For the finger and hand muscles
    Use a rubber ball or any commercially available spring loaded handgrip device. Grip and squeeze the ball with one hand 8 times and then alternate to the other hand grip and squeeze 8 times. Repeat the sequence 4 times for each hand. Increase the number of contractions per hand by 2 each week while keeping the number of repeats for each hand at 4.

    D. Weight Training
    Weight training is one method by which an overload can be applied to a muscle or muscle group in order to improve muscular endurance and strength. The program provided here will exercise all the major muscle groups that will be used in the Physical Ability Test. A 16-week training progression is given on the next page. The table prescribes the following:

    Load: refers to the number of pounds of resistance lifted or moved.
    Repetitions: refers to the number of consecutive times the exercise is done without interruption or rest, "reps".
    Set: One set equals the repetitions performed of one exercise. If the prescription is for 3 sets, then 3 groups of "reps" are to be done in the exercise session. It would also be described as one round of all the different exercises, should the "reps" for an exercise not be done consecutively.

    The weight training exercises that are prescribed for this program can be performed through the combined use of free weights and weight machines, or through the use only of a weight machine. Two exercises (i.e., curl-ups and bench steps from the calisthenics program) that have body weight as the load instead of external weights are included in this training program to ensure that all relevant muscle groups are exercised. The recommended beginning or initial load (IL) is given at the end of each exercise description. If you cannot move the recommended load or cannot complete the 4 reps to start your program, reduce the recommended load by increments of 5 lbs. until you are able to complete 4 consecutive movements. Record the load.

    If, on the other hand, the recommended initial load does not appear to stress you for the beginning 4 reps, then add increments of 5 lbs. until you feel that the load represents an overload for that muscle group. Another way of determining the Initial load is to use the maximum load you can move once in a specific exercise. Use 80% of that maximum load as the initial load for that exercise. If you use the latter method to determine your initial load, it is extremely important that you have another person there to assist you. In fact, it is a good idea to have another person assist you in the determination of your Initial load, or on the first day of training, regardless of the way you determine the initial load for each exercise.

    The weight training exercises are presented in the order in which it is suggested they be performed. This program should be performed 3 times per week. Keep a log of the loads and number of repetitions, as appropriate. The suggested load increments are provided in the table below.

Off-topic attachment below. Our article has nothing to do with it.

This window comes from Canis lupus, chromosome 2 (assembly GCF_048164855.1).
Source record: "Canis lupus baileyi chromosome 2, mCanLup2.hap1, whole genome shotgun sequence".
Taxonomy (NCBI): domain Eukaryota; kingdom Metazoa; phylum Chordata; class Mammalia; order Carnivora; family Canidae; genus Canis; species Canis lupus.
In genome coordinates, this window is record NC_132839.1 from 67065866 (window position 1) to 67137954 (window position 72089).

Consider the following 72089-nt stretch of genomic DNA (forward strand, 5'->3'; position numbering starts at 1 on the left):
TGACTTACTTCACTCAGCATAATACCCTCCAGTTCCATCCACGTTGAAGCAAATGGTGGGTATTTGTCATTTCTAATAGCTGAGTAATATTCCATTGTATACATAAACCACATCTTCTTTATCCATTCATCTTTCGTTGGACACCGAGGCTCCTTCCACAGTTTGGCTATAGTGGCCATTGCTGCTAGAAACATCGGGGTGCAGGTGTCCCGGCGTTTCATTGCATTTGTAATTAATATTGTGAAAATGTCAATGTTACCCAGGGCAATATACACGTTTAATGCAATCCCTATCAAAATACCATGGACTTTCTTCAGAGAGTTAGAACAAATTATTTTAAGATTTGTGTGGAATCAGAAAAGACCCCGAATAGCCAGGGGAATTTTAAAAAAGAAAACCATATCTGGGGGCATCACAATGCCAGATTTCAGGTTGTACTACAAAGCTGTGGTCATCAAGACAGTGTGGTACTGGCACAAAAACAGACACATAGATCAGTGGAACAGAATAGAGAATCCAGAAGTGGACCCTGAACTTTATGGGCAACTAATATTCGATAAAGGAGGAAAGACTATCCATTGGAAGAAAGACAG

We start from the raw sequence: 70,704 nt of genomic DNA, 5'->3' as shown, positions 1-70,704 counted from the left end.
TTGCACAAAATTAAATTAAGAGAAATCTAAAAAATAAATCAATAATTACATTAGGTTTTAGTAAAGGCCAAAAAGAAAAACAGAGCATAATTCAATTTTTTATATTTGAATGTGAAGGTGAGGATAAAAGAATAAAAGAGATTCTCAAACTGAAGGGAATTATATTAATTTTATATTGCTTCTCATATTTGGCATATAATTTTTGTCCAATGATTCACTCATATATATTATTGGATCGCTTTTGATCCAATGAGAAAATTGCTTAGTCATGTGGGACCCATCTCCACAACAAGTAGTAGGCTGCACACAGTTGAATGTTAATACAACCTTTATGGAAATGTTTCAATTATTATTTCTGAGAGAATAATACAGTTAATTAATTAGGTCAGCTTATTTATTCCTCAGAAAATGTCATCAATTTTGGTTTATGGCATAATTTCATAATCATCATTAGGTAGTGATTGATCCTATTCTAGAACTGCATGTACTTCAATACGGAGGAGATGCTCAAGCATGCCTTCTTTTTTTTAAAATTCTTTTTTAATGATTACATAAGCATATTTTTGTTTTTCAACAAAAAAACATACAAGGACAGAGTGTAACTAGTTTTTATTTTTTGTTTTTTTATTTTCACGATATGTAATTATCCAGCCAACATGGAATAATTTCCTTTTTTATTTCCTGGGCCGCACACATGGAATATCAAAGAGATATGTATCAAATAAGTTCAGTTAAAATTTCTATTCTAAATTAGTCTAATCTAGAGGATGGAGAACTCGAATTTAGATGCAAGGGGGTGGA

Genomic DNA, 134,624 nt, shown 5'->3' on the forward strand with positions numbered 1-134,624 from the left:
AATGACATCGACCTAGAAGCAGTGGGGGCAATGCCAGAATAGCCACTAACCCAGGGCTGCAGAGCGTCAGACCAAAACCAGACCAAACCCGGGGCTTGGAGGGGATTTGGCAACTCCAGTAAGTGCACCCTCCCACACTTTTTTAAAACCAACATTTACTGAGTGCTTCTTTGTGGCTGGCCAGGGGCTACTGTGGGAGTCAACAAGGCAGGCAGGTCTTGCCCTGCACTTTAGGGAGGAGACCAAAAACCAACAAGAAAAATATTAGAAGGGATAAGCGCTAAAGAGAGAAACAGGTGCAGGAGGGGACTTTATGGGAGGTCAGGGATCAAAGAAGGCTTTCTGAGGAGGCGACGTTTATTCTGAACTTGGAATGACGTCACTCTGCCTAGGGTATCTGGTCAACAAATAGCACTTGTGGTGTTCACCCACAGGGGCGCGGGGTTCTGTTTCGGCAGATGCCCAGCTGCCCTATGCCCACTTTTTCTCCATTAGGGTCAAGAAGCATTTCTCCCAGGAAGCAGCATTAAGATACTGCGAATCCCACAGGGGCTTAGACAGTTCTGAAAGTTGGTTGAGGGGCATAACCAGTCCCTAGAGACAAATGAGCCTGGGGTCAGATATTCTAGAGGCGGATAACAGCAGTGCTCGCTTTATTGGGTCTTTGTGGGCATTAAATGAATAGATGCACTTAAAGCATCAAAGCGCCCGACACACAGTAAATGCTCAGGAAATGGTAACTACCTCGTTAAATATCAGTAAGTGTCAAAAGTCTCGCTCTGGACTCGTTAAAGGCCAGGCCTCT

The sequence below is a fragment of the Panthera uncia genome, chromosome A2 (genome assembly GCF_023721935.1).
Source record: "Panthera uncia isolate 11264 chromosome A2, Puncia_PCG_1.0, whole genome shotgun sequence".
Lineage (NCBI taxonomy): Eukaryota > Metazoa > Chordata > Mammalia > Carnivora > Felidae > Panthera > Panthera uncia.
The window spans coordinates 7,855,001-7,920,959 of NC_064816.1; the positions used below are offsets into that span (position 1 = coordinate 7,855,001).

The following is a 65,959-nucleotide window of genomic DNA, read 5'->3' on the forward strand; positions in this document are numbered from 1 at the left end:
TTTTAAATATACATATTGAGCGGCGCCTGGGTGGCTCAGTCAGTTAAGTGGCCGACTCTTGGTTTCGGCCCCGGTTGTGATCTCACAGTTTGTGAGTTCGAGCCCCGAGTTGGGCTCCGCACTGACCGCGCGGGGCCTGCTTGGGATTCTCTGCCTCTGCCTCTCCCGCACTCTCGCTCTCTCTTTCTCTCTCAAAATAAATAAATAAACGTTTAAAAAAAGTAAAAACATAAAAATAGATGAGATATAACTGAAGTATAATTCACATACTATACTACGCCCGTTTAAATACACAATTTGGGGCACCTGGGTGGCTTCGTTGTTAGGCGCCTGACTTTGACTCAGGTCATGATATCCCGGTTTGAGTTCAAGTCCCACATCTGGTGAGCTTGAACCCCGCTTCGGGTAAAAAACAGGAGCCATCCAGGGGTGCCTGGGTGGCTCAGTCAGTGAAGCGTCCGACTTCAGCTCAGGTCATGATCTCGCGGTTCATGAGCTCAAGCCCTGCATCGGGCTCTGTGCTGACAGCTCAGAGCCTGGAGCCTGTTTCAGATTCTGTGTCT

1 Initial Load(IL) 4 3
    2 IL 5 3
    3 IL 6 3
    4 IL 7 3
    5 IL 8 3
    6 IL + 5 lbs 4 3
    7 IL + 5 lbs 5 3
    8 IL + 5 lbs 6 3
    9 IL + 5 lbs 7 3
    10 IL + 5 lbs 8 3
    11 IL + 10 lbs 4 3
    12 IL + 10 lbs 5 3
    13 IL + 10 lbs 6 3
    14 IL + 10 lbs 7 3
    15 IL + 10 lbs 8 3
    16 IL + 10 lbs 9 3



    Exercise Descriptions

    Be sure to complete a warm-up period prior to weight training.

    1. SQUATS For hip, knee, and trunk extensors.
    Standing erect, feet shoulder-width apart, place the bar on your shoulders behind the neck. Grip the bar with the palms forward and spread the hands far apart on the bar. Keeping the back straight and head up, lower the bar by banding your knees to about 90 degrees. Return to the starting position. Suggested initial load: 1/2 of body weight.

    For the muscles in the back of the lower leg.
    With the barbell or weight machine bar behind the shoulders, at the back of the neck (as in the squat), raise upward on your toes as high as possible and then slowly return the heels to the floor. The bells of your feet should be on a 1-2 inch high block. Suggested initial load: 1/2 of body weight.

    For hip and thigh muscles.
    Standing with your side to the pulley at a pulley station and holding it with one hand, hook the ankle of the outside log to the pulley. With the knee slightly bent, move your 189 10 the side, as far as possible, and then return to the starting position. After completing a set, hook the ankle of the inside leg to the pulley. With the knee straight, move your log in front of the other as far to the side as possible and complete a set. Turn around and repeat the exercises with the opposite logs. Suggested Initial load: 1/4 of body weight.

    For the leg muscles.
    Step up onto a bench 8-1 2" high, bringing up both feet and then down again, one at a time, for 30 seconds ("up-up-down-down"). Increase the time for each lead foot by 10 seconds per week, up to a maximum of 60 seconds of stepping up and down with each lead foot.

    For shoulders, arms, and upper back.
    Stand erect with feet apart. Hold the bar with an overhand grip, with your hands 1-2 Inches apart at the center of the bar. Start with the bar held at hip level, lift the bar to your chin while keeping your elbows above the bar and the bar close to the body. Return to the starting position. Suggested initial load: 1/4 of body weight